Welcome to Special Collections!
We are a special part of the UNLV University Libraries that contains unique, specialized, and often one-of-a kind materials, including archives, rare books, photographs, maps, and architectural drawings. Many university libraries have a special collections department, but each one focuses on different subject areas or topics. The UNLV Special Collections focuses on the history and culture of Las Vegas, Southern Nevada, the gaming industry, and on UNLV itself.
Many of our holdings are “primary sources.” Primary sources are documents, images, or artifacts that provide firsthand testimony or direct evidence of a historical topic. They usually were created at the time an event occurred or very soon afterward. Some primary sources are unique and only exist in one copy, such as in a letter or diary. However, some primary sources can also exist in many copies, if they were popular and widely available at the time they were created, such as with a published photograph.
Head of Special Collections Public Services Su Kim Chung talks about primary sources in Special Collections
Examples of Primary Sources
Manuscript or archival collection | Note that primary source materials—letters, memos, diaries, brochures—are not generally found as single items in Special Collections. They typically form part of what we call a manuscript or archival collection. If they are the personal papers of a notable person, they are considered a manuscript collection, and if they are the non-current records of a business or organization they are generally considered an archival collection; however, many people use these words interchangeably. These collections may be composed of one box or several. They can range from 10 boxes to 100 to even 700 depending on the collection.
Browse our collections organized by subject, or browse them listed alphabetically by collection name.
Books | Although most books are secondary sources, some books can be used as primary sources if you are using them as representative of the time in which they are created.
Some primary sources (such as letters and diaries) have been compiled and published in a book format. In that case, they are still considered a primary source despite the fact that they exist as a book.
Oral histories | An oral history is an interview with an individual that focuses on their life broadly or on specific events in their life that were of importance. They provide first-person accounts of particular events, but it is important to remember that often they are recollections from many years after the event and can be faulty. Generally you would use a transcript of the interview in your research as opposed to listening to the audio cassette or CD.
Why are primary sources useful?
Now that we have an idea of what types of primary sources can be found in an archive or Special Collections, let’s think about what primary sources can tell you as a researcher:
- They can provide information. For instance, they provide first-hand information about an event—when and where something occurred, where it was located and who participated. For example maps provide information about where a building or neighborhood was located many years ago. Photographs can also provide information about where a building or a street was located long ago.
- They provide evidence. For instance, a diary may provide evidence of someone’s motives. Why did they do that or this? Why did they react a certain way? Menus might provide evidence of food costs or typical cuisine from a certain time period. Letters can provide evidence of many things. For example, they might provide evidence of how a person reacted to an event, or how they felt about another person or provide evidence of their personality and writing style. Periodicals/magazines can provide evidence of the type of subject matter that was culturally relevant at a particular time period, or the advertisements in a magazine can provide evidence of the types of products or services that were most popular or significant during a specific time period.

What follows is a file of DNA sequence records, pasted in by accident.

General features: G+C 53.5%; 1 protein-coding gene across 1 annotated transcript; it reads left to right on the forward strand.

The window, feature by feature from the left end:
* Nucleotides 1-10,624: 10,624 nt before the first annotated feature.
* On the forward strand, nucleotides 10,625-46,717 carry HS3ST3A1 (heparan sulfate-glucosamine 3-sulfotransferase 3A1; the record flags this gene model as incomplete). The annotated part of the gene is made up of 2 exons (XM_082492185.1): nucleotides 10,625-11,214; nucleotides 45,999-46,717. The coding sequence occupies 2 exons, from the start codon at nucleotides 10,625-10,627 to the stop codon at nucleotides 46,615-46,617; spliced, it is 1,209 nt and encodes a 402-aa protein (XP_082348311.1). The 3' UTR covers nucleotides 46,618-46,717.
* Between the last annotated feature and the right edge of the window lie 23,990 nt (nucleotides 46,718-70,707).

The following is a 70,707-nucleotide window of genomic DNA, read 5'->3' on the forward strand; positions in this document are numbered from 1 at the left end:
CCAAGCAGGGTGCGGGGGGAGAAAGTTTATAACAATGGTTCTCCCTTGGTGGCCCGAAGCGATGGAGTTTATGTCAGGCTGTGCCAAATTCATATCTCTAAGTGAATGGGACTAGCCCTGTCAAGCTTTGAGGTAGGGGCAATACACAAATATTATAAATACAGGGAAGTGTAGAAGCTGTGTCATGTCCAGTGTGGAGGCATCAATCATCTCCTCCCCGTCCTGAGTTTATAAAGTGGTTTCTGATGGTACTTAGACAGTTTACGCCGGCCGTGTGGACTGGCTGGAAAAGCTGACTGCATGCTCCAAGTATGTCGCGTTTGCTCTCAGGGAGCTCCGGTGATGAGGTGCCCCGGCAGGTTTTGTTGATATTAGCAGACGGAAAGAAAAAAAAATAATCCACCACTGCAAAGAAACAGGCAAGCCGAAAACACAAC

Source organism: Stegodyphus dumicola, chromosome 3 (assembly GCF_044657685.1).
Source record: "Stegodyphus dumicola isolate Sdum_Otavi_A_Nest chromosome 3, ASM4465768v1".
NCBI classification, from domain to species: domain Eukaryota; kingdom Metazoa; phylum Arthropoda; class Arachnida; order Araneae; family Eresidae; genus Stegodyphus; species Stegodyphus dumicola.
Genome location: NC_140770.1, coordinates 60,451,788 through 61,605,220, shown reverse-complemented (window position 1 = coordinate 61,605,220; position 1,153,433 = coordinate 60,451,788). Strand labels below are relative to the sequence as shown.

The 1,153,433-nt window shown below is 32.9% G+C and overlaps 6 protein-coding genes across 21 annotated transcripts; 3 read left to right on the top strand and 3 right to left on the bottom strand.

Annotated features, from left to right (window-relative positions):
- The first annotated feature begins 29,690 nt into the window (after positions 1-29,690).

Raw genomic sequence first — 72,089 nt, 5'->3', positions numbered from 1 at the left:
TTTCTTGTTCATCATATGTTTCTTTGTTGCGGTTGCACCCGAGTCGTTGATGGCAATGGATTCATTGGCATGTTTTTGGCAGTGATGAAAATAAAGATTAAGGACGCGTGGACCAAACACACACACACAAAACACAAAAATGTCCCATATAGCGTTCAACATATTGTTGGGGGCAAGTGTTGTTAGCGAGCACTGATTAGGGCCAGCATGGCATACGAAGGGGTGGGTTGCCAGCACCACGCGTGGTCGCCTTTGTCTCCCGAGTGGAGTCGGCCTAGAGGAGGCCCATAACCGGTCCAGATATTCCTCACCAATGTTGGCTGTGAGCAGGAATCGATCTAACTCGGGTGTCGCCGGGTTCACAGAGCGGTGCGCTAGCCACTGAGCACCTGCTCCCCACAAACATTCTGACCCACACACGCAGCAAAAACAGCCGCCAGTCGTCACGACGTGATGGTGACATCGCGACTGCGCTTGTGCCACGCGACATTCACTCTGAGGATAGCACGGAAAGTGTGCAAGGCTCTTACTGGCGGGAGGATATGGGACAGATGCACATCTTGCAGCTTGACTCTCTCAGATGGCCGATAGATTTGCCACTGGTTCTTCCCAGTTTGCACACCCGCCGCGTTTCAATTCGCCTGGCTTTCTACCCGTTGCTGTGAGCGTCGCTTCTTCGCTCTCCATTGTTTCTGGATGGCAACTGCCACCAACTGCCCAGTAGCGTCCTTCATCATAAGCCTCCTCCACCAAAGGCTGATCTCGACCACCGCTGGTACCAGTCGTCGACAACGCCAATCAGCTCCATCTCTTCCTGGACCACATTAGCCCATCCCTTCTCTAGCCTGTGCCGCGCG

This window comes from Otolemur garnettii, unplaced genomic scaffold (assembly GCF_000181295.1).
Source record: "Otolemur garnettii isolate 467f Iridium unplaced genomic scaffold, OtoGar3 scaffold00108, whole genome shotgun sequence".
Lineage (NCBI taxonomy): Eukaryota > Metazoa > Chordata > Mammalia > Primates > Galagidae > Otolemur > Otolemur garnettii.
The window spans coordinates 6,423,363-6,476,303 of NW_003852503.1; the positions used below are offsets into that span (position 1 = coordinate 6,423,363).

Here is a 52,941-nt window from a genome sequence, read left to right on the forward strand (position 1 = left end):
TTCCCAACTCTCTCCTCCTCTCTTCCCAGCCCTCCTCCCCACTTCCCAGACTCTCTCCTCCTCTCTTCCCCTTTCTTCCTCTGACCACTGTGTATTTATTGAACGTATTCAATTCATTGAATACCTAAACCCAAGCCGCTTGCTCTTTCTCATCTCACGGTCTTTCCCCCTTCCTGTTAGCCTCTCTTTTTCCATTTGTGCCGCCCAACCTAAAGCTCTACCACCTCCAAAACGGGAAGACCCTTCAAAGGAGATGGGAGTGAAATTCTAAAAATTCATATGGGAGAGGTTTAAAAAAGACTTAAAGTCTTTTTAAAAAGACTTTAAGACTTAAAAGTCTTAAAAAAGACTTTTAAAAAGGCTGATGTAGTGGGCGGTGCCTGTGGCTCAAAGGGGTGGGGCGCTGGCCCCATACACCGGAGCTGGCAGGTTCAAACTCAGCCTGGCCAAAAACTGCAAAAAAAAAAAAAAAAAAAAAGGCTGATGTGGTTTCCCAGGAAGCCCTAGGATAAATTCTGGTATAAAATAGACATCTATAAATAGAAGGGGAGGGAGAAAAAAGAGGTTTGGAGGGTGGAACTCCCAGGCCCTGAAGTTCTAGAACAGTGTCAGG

What is a secondary source?
Second-hand, published accounts are called secondary sources. They are called secondary sources because they are created after primary sources and they often use or refer to primary sources. Secondary sources can give additional opinions or interpretation on a past event or on a primary source. Secondary sources often have many copies, found in libraries, schools, or homes.
Digitized Primary Sources
Would you like to use primary sources, but can’t make it into Special Collections? Well, in many cases, we have digitized materials (including photographs, letters, reports, maps and menus) and made them available in online digital collections. Many other libraries, archives, and Special Collections have also digitized and made their materials available online. Other collections of primary sources have been made available in microfilm.
Please note that these are still primary sources even if they are in digital format. We have altered their physical form, but we have not changed the content of the original materials.
Other Online Resources on Primary Sources
Many other institutions offer useful information and instruction in the use of primary sources, collections of digitized primary sources, or links to other archive and special collection repositories where you may find items of interest for your research.
- Using Primary Sources - Reference & User Services Association (RUSA)
- Using Primary Sources - Library of Congress
- Digitized Primary Sources from the National Archives - Organized by Historical Eras
Archive Grid includes over 5 million records describing archival materials, bringing together information about historical documents, personal papers, family histories, and more. Over 1,000 different archival institutions represented.